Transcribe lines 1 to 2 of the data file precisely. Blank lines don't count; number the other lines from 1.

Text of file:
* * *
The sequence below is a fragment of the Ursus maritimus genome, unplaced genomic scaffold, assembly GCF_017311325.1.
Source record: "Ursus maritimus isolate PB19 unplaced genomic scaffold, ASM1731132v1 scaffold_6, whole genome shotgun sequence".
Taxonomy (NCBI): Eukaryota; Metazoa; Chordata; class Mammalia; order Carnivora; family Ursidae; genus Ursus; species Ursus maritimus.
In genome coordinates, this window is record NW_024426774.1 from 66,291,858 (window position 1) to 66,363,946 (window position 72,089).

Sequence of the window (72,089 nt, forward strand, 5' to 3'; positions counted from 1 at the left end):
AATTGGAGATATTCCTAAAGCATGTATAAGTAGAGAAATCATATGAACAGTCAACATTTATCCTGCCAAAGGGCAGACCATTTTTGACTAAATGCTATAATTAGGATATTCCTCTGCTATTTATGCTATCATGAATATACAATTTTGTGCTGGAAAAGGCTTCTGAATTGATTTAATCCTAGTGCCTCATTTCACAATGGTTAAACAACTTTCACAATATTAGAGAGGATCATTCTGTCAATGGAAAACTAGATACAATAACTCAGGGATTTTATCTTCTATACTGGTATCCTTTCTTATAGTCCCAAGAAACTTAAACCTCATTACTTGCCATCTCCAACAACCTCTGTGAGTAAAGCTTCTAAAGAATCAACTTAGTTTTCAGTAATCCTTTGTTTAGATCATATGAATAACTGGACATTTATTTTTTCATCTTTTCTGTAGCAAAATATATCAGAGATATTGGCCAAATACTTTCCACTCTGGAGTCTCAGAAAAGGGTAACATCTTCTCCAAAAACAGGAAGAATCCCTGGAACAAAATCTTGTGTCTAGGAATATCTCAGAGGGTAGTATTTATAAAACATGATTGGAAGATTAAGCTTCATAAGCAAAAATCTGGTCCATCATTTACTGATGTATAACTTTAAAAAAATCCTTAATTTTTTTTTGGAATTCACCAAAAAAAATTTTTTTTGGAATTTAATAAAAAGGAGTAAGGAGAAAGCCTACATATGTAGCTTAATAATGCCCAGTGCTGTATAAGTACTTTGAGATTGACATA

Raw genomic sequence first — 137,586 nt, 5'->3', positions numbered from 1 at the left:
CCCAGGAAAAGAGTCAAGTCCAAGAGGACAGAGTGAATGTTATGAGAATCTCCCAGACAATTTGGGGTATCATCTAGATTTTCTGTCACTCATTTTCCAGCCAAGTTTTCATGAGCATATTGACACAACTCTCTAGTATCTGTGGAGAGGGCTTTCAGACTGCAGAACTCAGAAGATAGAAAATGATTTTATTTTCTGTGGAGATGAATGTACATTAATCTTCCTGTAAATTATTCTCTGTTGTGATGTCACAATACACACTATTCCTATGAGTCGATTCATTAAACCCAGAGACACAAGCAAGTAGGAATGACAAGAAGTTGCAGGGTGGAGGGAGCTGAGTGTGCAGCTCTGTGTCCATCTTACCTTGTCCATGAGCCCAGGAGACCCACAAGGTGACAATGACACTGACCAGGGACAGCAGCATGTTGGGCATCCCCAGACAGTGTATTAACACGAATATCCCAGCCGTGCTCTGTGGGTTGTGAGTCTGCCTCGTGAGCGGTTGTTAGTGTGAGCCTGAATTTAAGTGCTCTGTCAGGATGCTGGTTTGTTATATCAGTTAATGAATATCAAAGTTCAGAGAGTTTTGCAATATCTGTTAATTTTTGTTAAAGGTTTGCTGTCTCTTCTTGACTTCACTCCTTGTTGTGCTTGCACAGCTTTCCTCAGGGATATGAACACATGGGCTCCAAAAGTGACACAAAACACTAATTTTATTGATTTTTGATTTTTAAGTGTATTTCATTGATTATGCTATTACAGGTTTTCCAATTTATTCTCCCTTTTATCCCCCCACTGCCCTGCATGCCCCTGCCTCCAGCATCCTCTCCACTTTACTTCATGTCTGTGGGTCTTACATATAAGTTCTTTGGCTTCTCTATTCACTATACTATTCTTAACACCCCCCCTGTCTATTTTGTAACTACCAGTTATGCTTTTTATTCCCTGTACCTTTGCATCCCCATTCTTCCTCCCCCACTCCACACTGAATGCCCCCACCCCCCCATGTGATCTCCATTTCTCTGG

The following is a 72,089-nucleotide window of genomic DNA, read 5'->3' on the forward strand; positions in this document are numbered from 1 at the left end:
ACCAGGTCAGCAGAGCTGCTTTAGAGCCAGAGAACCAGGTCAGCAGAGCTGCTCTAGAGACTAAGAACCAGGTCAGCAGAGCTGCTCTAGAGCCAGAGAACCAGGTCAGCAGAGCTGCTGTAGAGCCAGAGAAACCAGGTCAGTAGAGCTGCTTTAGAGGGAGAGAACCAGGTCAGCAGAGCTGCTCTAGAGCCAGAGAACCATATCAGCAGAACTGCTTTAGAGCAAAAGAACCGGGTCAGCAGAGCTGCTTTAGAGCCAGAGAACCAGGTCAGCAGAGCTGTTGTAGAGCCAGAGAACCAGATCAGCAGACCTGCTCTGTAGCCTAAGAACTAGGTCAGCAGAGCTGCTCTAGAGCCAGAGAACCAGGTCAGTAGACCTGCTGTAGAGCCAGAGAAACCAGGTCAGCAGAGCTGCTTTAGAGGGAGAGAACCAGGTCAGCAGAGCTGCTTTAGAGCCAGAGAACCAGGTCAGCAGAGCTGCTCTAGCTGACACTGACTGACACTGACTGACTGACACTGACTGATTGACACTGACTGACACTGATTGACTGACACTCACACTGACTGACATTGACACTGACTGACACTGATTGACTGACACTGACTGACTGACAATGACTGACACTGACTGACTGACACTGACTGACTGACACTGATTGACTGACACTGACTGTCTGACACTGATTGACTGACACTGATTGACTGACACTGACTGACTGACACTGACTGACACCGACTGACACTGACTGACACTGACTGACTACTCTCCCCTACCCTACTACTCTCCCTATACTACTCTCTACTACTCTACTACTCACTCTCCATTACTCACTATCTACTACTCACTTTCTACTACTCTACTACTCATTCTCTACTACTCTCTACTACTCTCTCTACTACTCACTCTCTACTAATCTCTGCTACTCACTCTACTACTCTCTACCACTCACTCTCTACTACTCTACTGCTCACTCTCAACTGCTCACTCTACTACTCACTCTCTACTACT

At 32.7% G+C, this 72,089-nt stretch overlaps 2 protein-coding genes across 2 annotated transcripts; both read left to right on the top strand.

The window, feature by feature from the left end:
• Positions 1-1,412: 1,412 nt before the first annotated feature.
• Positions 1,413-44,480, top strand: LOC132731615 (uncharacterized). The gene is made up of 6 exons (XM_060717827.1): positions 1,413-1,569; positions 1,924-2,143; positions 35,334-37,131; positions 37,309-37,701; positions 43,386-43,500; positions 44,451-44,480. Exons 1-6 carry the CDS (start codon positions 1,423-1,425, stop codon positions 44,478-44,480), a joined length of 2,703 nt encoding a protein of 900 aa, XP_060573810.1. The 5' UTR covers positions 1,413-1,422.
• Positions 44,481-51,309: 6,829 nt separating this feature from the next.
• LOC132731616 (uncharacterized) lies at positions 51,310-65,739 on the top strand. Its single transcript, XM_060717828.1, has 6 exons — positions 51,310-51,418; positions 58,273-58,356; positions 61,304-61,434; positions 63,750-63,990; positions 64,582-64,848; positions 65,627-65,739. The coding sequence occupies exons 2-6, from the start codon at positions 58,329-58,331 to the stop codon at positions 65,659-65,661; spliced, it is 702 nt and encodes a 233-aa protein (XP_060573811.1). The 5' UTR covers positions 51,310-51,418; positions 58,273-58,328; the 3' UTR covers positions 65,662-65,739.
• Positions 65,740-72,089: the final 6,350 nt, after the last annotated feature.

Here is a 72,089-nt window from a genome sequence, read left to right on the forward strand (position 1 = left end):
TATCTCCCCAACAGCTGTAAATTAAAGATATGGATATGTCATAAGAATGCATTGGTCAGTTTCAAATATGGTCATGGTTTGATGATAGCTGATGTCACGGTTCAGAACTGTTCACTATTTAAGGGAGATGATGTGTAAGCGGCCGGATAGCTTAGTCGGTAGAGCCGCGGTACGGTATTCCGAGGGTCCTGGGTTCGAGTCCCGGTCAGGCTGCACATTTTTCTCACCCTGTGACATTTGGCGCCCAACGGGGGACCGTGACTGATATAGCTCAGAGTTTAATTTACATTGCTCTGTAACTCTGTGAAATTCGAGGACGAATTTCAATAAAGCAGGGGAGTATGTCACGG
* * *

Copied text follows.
The sequence below is a fragment of the Ursus maritimus genome, unplaced genomic scaffold, assembly GCF_017311325.1.
Source record: "Ursus maritimus isolate PB19 unplaced genomic scaffold, ASM1731132v1 scaffold_6, whole genome shotgun sequence".